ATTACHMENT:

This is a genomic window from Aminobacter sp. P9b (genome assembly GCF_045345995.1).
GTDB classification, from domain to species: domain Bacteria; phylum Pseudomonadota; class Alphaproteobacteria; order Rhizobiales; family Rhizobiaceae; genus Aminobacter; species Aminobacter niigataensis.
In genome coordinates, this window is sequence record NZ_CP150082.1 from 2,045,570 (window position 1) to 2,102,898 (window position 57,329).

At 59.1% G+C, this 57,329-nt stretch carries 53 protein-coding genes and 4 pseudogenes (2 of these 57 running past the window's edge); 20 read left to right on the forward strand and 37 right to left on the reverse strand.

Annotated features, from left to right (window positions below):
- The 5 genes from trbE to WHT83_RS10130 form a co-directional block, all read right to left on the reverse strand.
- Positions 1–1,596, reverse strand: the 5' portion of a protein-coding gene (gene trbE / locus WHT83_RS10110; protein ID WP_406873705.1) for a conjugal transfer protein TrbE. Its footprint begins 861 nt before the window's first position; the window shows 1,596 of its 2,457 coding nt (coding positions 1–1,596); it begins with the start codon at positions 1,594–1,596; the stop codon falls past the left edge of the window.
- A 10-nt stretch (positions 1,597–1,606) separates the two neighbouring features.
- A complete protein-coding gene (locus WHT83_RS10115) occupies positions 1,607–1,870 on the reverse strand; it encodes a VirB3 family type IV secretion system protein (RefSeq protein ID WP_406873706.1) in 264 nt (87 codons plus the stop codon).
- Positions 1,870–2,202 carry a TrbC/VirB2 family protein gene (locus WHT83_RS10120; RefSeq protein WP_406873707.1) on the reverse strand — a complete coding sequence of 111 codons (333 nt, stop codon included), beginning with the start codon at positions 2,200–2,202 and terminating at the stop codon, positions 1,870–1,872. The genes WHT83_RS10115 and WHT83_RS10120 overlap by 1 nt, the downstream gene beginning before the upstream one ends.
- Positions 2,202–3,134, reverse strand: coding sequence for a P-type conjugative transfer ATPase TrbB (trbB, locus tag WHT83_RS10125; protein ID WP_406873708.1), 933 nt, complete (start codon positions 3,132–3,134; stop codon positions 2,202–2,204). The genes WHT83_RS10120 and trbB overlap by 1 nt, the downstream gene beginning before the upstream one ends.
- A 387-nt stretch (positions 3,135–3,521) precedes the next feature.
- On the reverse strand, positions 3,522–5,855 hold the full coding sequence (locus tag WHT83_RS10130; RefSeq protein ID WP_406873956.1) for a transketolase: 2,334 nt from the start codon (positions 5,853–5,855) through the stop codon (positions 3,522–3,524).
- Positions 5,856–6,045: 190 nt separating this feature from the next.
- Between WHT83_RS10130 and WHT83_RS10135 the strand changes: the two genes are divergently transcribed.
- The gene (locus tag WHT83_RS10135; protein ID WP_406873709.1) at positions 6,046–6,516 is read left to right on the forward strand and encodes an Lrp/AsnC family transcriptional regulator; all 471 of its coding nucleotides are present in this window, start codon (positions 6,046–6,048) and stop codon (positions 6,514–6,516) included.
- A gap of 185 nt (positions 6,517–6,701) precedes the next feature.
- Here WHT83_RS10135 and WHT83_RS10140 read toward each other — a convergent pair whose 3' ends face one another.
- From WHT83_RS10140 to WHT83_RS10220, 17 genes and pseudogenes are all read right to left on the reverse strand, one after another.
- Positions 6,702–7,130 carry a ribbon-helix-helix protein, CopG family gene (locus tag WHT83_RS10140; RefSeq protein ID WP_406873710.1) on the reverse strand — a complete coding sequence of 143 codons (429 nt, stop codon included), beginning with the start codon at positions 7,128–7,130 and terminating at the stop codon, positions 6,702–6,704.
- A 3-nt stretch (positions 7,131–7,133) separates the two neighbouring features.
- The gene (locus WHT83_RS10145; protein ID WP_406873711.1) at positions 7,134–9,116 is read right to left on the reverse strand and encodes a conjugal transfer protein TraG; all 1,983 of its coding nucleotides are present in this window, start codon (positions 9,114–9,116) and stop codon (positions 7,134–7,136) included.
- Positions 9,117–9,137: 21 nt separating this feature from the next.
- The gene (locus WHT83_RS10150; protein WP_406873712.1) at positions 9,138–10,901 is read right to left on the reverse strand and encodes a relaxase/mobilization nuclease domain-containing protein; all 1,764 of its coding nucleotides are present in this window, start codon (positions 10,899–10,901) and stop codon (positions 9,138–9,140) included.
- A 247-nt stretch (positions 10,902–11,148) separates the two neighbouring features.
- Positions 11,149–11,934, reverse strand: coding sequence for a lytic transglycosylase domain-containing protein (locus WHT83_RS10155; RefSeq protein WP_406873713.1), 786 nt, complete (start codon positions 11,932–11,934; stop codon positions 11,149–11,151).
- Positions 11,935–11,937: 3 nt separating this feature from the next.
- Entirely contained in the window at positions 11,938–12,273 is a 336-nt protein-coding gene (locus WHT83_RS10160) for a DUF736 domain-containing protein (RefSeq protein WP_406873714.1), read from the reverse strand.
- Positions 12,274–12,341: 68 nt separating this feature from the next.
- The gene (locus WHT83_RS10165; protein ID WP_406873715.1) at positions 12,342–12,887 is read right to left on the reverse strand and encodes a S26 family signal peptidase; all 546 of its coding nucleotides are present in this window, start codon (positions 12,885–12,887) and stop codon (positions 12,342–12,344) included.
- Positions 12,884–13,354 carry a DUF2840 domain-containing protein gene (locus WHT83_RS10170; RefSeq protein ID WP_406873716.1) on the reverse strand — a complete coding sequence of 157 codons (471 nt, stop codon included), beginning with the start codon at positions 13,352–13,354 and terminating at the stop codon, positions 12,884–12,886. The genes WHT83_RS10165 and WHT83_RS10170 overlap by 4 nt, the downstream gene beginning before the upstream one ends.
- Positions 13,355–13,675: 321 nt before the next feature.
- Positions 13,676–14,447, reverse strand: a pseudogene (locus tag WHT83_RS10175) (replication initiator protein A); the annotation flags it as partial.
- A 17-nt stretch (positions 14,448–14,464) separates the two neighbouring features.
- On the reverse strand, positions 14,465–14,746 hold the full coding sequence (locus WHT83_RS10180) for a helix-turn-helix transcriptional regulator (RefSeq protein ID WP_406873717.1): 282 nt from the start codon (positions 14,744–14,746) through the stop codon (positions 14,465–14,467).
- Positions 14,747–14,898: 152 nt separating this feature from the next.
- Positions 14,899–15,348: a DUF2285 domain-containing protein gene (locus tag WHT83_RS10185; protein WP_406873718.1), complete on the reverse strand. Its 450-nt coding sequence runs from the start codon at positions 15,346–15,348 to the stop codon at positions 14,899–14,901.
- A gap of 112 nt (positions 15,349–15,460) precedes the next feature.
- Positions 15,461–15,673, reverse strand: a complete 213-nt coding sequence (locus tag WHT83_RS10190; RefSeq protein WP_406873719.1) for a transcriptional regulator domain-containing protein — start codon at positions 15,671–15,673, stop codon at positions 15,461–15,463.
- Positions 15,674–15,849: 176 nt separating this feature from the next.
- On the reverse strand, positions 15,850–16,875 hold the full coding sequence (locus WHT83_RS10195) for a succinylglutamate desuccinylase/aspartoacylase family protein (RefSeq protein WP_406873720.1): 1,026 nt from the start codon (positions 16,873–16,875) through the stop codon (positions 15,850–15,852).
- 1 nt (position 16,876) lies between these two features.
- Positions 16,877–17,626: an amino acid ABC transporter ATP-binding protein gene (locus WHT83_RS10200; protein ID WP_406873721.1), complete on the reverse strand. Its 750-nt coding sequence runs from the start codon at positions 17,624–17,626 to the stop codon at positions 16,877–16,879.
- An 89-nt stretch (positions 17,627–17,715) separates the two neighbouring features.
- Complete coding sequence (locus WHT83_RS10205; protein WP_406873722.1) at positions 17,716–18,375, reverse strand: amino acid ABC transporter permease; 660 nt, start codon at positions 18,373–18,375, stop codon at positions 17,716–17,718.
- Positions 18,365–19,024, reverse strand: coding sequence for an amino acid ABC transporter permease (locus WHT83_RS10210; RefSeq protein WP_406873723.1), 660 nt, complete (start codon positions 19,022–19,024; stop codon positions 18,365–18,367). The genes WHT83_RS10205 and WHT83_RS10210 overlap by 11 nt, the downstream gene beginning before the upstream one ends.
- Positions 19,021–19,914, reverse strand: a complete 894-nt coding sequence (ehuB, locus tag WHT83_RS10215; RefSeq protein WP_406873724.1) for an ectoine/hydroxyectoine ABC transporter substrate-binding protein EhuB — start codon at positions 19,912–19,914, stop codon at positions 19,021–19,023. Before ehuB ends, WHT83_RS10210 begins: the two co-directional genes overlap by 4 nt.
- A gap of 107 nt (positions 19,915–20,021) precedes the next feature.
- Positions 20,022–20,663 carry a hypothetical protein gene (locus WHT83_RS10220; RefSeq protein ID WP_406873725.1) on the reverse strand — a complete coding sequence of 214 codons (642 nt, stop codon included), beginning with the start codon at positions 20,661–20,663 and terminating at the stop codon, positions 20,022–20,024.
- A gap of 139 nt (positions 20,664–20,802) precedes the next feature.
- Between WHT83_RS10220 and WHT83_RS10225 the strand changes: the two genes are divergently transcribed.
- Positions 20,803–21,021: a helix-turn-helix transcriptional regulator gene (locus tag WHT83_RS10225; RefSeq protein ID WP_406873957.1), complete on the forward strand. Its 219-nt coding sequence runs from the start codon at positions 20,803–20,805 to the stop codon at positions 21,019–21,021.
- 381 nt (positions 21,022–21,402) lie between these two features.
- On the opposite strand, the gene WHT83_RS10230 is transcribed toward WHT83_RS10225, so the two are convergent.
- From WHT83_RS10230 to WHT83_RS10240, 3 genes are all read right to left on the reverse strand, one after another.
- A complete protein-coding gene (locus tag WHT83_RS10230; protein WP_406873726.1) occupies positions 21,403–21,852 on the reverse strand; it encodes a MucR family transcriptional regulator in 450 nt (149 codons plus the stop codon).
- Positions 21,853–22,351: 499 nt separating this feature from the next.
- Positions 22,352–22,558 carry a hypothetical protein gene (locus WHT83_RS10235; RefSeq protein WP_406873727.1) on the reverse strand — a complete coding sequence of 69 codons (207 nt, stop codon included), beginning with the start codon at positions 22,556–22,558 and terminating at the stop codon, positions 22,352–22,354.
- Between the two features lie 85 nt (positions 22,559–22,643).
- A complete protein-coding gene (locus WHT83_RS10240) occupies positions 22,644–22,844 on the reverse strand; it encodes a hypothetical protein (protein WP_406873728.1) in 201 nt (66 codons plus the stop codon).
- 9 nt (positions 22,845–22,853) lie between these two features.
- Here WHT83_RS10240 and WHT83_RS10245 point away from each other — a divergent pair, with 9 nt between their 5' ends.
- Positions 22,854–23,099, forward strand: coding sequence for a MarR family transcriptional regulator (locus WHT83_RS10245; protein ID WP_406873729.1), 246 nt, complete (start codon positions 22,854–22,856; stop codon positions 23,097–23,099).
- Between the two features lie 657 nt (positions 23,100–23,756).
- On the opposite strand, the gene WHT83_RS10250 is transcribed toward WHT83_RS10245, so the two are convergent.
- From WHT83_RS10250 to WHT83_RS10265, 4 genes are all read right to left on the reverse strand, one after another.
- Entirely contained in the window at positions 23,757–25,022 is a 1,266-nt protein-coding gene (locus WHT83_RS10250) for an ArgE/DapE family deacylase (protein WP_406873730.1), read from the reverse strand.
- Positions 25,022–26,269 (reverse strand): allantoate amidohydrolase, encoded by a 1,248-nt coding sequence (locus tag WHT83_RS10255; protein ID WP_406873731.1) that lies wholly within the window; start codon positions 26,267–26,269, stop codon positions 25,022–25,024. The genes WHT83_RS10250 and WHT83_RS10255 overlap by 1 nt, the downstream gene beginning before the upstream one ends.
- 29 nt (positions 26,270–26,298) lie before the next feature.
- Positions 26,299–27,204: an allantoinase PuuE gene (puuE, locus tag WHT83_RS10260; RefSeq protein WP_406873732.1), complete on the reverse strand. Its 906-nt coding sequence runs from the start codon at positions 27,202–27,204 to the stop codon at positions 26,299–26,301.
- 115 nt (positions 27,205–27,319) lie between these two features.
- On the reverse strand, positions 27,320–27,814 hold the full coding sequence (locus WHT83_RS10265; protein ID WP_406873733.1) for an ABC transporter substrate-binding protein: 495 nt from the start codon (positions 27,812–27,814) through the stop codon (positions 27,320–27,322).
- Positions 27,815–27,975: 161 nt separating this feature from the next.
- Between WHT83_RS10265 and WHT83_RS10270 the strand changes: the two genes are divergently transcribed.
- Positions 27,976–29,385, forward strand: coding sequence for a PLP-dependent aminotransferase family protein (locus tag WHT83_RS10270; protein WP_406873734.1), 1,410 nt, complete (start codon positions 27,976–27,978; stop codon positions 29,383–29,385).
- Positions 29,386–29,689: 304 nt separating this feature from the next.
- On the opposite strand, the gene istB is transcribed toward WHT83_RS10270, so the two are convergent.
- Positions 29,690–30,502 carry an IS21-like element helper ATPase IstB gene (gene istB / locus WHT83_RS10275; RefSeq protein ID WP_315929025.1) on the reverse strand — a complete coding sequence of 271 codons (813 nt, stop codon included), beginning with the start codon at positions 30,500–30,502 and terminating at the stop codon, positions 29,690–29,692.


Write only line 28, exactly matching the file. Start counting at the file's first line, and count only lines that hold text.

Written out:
- Entirely contained in the window at positions 11,938–12,273 is a 336-nt protein-coding gene (locus WHT83_RS10160) for a DUF736 domain-containing protein (RefSeq protein WP_406873714.1), read from the reverse strand.